scientific work on sustainable agriculture. Contact Kristen Kelleher at
530/752-5987 or email@example.com. The publication will also be on-line
on Western SARE's Web site at http://wsare.usu.edu/ in the near future.
Transcript of Oregon Public Radio (OPB-FM) broadcast story by Kristian
Foden-Vencil, which aired on its "Oregon Considered" news magazine March 8,
On a shallow hillside on the edge of the fertile Willamette Valley, two
farm workers are gathering up long marionberry branches off the ground.
They need to ripen naturally in the sun, says farmer Larry Thompson, who's
renowned in the area for his exceptional berries.
Standing next to his white roadside shed -- with shutters opened to the
passing traffic -- Thompson explains that you won't be able to buy those
berries at Safeway, or any other mega-store for that matter.
Thompson: Well, between our farm stand right here and the farmers’ markets
that we are in, we have about 60 percent of our crop is sold that way.
Another roughly 30 percent is sold U-pick--that is people come out and pick
their own. Another 10 percent goes to the wholesalers. Some of the local
stores like to buy from us if we're long on a few things.
It's a great deal for Thompson. He gets to name his own price, which is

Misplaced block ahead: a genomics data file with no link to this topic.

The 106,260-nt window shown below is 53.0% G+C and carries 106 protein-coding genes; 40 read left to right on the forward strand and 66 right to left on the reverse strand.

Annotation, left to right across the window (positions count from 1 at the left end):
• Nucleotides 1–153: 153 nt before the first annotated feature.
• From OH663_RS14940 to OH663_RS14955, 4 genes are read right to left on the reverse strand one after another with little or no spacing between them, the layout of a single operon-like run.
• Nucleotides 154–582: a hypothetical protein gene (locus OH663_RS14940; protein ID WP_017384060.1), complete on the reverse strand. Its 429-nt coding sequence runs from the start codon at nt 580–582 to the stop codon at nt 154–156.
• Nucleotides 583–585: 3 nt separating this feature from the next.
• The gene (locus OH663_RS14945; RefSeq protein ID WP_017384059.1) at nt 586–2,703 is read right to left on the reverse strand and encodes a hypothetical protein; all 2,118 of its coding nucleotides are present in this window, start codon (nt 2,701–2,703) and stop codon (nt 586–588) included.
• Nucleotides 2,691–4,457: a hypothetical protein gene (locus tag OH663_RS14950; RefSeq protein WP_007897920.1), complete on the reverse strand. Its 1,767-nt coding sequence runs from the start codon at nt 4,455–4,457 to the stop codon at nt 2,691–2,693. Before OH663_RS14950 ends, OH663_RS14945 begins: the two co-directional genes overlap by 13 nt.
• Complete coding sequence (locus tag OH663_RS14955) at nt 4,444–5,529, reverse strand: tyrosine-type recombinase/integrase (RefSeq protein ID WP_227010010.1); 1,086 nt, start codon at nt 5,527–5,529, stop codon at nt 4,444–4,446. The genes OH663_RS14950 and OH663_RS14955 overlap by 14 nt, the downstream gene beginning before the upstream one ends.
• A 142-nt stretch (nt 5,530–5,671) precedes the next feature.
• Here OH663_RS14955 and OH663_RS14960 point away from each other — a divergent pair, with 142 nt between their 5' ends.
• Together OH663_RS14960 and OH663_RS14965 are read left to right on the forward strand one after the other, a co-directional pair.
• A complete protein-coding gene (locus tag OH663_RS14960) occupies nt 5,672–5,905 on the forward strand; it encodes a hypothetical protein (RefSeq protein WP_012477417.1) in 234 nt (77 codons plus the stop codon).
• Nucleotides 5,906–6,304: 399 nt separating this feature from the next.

often about the same as you might pay in a supermarket. He also gets to
grow a whole variety of different crops and he gets to know the community.
Thompson: It's a stop for people. They just stop every single day. For
instance, when we're in corn, they just stop every single day because they
know it's picked fresh that day, not only that morning or that afternoon
sometimes, and it's truly fresh right out of the field. They'll swing by
every night when they know it's in season and go about their merry way.
But the economics of the Thompson farm weren't always so merry. Thompson
used to grow just three crops: strawberries, raspberries and broccoli, and
sell them direct to the canneries, which didn't pay him enough to cover his
production costs. There were other problems too. Growing the same crops
every year exacerbated disease and bug infestations, which in turn forced
Thompson to rely more on expensive insecticides and herbicides. By the mid
1980s, Thompson realized he could make more money, use fewer chemicals, and